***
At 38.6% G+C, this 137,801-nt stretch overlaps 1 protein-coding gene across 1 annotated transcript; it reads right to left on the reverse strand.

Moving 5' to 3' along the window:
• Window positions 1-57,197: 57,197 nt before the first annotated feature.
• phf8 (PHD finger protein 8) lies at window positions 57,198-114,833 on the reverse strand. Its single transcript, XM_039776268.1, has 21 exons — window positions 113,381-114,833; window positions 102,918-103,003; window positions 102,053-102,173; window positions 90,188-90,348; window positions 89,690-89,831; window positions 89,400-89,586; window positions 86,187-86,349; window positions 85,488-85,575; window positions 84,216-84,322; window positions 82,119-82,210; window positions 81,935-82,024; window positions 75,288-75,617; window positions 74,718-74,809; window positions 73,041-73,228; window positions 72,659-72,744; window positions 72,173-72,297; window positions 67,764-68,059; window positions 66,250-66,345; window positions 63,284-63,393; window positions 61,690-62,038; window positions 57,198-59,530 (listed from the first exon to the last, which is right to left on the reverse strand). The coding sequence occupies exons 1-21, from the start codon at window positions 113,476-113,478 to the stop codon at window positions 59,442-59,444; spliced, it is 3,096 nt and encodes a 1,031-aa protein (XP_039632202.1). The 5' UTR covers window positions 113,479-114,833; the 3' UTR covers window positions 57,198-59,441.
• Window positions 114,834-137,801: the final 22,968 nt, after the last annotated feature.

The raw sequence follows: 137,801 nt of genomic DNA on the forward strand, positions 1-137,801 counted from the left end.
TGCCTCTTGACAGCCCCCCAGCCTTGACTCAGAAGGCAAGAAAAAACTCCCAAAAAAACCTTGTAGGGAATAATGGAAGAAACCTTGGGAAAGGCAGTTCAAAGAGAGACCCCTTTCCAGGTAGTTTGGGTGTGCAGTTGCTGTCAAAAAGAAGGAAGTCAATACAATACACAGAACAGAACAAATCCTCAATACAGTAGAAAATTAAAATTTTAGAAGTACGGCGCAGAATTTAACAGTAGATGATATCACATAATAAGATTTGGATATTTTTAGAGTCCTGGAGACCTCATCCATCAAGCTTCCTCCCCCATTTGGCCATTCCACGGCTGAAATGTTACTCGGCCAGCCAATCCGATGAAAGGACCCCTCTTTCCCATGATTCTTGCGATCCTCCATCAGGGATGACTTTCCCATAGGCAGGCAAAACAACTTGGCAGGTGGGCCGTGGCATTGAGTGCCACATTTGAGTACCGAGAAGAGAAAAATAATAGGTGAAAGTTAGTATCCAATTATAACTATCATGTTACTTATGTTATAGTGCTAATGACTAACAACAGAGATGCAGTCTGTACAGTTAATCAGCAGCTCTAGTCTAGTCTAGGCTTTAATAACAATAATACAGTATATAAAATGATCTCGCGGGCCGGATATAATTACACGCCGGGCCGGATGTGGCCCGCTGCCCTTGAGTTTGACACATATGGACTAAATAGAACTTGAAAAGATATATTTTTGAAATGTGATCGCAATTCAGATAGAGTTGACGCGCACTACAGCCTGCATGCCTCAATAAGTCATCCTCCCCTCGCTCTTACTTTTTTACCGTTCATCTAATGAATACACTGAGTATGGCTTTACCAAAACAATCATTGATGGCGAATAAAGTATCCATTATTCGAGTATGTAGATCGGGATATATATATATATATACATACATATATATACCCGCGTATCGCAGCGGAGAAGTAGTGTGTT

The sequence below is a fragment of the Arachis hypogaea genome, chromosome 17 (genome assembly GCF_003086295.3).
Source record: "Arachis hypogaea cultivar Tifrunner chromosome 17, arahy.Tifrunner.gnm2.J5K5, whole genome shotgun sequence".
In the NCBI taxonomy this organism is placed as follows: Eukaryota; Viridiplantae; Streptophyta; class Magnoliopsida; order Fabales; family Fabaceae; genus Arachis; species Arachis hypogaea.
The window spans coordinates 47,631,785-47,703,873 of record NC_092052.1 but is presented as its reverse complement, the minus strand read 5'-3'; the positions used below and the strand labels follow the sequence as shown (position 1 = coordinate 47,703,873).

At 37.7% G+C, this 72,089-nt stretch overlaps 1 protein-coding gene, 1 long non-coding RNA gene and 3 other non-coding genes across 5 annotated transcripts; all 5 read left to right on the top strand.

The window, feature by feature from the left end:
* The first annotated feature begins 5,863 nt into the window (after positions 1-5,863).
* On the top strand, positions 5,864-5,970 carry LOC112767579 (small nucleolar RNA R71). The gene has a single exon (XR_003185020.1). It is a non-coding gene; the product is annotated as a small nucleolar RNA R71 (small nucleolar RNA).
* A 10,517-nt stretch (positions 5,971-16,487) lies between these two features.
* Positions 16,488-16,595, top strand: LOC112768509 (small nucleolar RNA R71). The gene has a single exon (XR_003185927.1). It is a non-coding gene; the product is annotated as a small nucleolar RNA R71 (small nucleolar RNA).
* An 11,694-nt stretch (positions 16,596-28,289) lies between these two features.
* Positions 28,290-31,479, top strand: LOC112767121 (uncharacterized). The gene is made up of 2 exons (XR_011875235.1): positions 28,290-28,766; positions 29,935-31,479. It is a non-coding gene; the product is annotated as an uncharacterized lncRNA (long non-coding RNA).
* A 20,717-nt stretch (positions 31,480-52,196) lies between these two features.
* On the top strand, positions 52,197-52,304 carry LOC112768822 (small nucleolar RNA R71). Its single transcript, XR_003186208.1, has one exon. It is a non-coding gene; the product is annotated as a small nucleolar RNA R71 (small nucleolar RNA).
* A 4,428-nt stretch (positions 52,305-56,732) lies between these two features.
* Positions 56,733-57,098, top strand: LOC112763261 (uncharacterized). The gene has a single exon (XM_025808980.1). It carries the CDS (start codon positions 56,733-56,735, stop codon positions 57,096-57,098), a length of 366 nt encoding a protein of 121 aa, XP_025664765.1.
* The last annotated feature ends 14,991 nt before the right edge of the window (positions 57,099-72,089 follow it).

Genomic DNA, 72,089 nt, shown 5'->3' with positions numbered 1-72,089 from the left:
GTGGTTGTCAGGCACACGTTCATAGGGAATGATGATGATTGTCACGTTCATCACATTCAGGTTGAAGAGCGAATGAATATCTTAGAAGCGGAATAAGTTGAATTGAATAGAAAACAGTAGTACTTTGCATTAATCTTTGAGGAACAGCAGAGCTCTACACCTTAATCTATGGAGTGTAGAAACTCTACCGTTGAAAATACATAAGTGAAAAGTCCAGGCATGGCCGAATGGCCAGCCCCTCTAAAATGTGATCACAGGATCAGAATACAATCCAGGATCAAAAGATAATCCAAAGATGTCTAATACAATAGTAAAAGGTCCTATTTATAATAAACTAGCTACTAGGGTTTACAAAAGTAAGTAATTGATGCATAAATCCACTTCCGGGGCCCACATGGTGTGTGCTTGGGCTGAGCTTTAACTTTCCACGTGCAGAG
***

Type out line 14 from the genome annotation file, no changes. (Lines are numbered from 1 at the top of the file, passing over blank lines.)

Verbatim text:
* The first annotated feature begins 5,863 nt into the window (after positions 1-5,863).